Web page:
Where things get a little confusing is this film is usually listed as being his big break but he had already had films released where he was the leading actor (Arizona Bound and The Last Outlaw), so which is it? Paramount gave him a contract based on what they had seen in the 1926 film The Winning of Barbara Worth and a short interview they had with him around the end of 1926/beginning of 1927. I think it’s really cool that they didn’t even need to screen test him – they knew he had something and they wanted him. His films released prior to Wings did well and he was getting some good buzz in the film trade magazines but Wings was such a big movie that a lot more people saw him in that and wanted to know more about him. After that he really began to become a star.
This film is available on DVD.
Gary & Richard Arlen
Buddy Rogers, Richard Arlen, & Gary
Nevada – Release date Sep 10, 1927
Another Western but one a bit more serious than the playful Last Outlaw. This is also a milestone film in Gary’s career in that he is not only the lead actor but this is the first time his name appeared before the title letting everyone know this was a Gary Cooper film. There are also bootlegs copies of this film available but no official release yet. This film features two actors in Gary and William Powell who would go on to much bigger stardom in the age of the talkies. Powell is the bad guy here and this was the first film I saw him in and I didn’t like him because he was out to get Gary. A few months later I saw him in The Thin Man (1934) and wondered why anyone had ever cast him as a villain. He was just delightful in that film and next to Gary, he is one of my favorite actors.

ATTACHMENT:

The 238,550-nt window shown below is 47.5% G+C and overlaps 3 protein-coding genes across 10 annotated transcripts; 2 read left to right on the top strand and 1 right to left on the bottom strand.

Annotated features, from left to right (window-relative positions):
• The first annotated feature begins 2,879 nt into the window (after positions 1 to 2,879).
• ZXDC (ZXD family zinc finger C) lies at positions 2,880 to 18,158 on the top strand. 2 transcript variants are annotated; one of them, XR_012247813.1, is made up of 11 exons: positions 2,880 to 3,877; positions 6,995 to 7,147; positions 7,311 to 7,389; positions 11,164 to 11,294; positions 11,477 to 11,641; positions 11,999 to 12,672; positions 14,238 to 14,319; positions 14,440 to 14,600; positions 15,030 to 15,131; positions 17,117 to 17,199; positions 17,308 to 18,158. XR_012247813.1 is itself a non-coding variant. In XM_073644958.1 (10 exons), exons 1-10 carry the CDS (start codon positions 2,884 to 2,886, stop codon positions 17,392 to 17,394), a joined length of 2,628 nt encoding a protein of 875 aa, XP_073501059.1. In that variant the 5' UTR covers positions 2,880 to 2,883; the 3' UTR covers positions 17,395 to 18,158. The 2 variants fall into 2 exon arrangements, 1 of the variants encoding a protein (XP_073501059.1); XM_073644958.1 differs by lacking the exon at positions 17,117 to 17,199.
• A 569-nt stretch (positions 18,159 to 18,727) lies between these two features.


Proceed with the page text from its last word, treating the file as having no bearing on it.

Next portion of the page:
Gary & Thelma Todd
William Powell, Thelma Todd, & Gary
In 1927, Gary appeared in six films and only one is thought to be lost which is really incredible when you consider that about 80% of all silent films made in the U.S. are classified as missing. This is the first year that Gary was regularly featured in fan magazines and you can read a collection of articles about him from 1927 here . A relationship with mega star Clara Bow and friendships with budding stars Richard Arlen and Buddy Rogers (this group was sometimes referred to as the three musketeers) put him on the press’s radar and endeared him to many fans.